By no means a health nut, my mother-in-law came knew how to stock a kitchen and plan a menu. Days of menus. She can look at a hunk of meat and see its future unfold. Slow-cook roast first night, sliced for sandwiches the next day, and as its swan song, shredded taco meat for the next dinner. Interestingly enough, it wasn’t her own mother that guided her, but her grandparents that taught her much of what she learned. Her own mother had better things to do than to cook dinner. Like find a new husband or be the handler for which ever one she had at the time. My mother-in-law’s  process of learning about food was also part of her salvation from difficult and frightening times.

When my husband, early on in our marriage, would ask me in the morning what I had planned for dinner later that day, I thought he was just being silly. Who the hell looks that far ahead? I haven’t even finished my coffee, for Christ’s sake! Who cares what’s for dinner. Oh, I’ll make sure it’s something edible, okay.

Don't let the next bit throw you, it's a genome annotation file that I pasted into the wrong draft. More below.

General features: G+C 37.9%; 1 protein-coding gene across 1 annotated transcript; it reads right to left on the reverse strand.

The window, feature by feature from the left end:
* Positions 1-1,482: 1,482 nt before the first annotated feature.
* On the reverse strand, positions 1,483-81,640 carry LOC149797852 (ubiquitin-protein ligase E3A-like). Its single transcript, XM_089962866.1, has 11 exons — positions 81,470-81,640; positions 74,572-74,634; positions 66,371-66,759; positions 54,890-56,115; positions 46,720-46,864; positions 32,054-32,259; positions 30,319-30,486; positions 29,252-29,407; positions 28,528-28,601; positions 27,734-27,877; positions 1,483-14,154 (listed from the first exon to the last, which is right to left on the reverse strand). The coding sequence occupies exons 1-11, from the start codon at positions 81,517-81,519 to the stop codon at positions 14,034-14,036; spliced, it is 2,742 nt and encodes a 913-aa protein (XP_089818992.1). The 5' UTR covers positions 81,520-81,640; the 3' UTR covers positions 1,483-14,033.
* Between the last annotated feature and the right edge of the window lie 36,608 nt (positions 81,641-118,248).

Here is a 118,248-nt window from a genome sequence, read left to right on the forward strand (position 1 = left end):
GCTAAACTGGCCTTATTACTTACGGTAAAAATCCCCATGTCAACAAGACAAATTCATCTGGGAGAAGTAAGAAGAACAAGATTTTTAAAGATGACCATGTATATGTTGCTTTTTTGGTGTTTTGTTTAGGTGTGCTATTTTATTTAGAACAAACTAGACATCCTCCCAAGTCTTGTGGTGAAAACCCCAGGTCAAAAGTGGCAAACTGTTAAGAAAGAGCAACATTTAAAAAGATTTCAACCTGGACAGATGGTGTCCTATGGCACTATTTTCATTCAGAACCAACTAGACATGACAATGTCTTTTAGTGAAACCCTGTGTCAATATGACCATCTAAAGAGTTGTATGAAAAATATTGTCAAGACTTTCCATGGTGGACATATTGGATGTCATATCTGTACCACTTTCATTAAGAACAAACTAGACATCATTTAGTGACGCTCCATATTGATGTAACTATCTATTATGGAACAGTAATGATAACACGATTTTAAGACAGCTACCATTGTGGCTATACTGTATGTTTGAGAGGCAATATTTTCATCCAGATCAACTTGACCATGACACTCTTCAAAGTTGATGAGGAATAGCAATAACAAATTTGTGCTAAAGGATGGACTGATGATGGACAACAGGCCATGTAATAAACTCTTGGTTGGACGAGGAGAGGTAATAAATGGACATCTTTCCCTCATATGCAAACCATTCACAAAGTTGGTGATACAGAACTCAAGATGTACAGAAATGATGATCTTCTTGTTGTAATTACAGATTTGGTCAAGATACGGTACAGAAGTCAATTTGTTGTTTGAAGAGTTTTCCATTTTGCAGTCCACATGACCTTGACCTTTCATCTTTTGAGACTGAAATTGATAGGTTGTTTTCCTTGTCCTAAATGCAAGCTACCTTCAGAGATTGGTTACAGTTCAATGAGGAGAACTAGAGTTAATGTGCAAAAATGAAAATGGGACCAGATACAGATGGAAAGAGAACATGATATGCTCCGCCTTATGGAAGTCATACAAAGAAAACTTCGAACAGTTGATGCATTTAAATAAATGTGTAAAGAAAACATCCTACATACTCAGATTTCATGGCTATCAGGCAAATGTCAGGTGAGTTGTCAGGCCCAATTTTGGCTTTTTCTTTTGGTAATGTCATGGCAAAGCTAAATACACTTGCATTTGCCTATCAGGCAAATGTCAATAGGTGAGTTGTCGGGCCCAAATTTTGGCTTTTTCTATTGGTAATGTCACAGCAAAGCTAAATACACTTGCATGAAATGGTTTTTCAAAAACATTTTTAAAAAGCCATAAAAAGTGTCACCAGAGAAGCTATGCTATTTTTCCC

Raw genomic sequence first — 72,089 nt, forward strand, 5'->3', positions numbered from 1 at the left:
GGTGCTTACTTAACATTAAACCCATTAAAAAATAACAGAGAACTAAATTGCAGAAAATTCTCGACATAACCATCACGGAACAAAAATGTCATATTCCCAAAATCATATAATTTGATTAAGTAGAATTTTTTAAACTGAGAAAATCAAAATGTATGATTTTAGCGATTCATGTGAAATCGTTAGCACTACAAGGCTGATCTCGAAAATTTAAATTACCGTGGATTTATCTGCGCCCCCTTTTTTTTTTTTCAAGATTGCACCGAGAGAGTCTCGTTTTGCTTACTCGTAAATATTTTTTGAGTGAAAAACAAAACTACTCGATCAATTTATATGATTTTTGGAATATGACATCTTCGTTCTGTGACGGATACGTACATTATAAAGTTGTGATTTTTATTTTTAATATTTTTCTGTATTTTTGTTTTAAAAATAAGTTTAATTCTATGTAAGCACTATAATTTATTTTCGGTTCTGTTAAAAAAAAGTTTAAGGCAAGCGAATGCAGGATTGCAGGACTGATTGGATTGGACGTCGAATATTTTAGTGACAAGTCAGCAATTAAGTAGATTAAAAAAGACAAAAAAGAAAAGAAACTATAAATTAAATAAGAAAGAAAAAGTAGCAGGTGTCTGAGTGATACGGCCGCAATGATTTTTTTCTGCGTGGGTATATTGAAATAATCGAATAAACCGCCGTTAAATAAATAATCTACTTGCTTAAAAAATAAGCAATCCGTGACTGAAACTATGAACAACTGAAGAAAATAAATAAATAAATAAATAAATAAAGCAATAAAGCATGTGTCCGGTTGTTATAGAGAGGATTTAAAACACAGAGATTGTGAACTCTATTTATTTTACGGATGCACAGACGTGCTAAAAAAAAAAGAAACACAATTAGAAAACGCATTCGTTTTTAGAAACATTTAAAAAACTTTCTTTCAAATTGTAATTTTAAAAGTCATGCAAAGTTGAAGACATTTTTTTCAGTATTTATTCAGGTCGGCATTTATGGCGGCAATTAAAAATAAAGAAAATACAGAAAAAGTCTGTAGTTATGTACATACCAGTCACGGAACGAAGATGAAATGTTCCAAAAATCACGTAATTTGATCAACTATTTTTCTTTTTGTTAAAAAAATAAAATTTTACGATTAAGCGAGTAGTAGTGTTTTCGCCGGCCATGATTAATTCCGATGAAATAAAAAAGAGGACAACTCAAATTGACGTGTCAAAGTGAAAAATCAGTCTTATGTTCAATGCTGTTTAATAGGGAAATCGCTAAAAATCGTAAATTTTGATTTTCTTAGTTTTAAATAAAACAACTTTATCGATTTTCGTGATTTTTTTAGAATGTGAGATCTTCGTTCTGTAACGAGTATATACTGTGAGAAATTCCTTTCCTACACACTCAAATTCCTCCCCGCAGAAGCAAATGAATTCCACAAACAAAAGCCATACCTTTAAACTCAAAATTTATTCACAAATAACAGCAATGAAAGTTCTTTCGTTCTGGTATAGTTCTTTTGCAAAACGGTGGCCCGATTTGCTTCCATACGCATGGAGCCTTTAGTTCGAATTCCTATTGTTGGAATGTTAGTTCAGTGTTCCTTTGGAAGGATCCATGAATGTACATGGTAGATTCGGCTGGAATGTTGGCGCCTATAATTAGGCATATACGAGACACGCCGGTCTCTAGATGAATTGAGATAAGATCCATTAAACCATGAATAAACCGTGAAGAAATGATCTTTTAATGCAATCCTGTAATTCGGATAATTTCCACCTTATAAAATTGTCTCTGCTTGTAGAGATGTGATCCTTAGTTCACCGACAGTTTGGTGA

My husband grew up in a household where you asked what was for dinner with the same level of interest as one would ask what movies were coming to town. Dinner was something to look forward to. A reason to slog through the rest of your miserable day. The sustenance that would wash away the day. It seemed like an impossible task to me. Think about dinner so far in advance? Why would I want to do that? Think about food, all day. Like an obsession? Oh, wait. I’d already been doing that for years. Just because I finally tipped the scales past 100lbs., had started menstruating again, and even birthed a beautiful baby girl, didn’t mean I was out of the woods for having an unhealthy relationship with food. For so long I had been obsessed with denying my obsessive behavior of controlling my relationship with food. Inception obsession, if you will. Well, those well honed thought patterns and behaviors were getting in the way of what I really wanted. A home different from what I grew up in.

I had to learn to see food as a friend not a foe. That one could think about food and still be in control of one’s self. While it took me many years to finally and forever realize that losing 5 lbs. will solve very few, if any problems, I did start to learn to see food in a different way.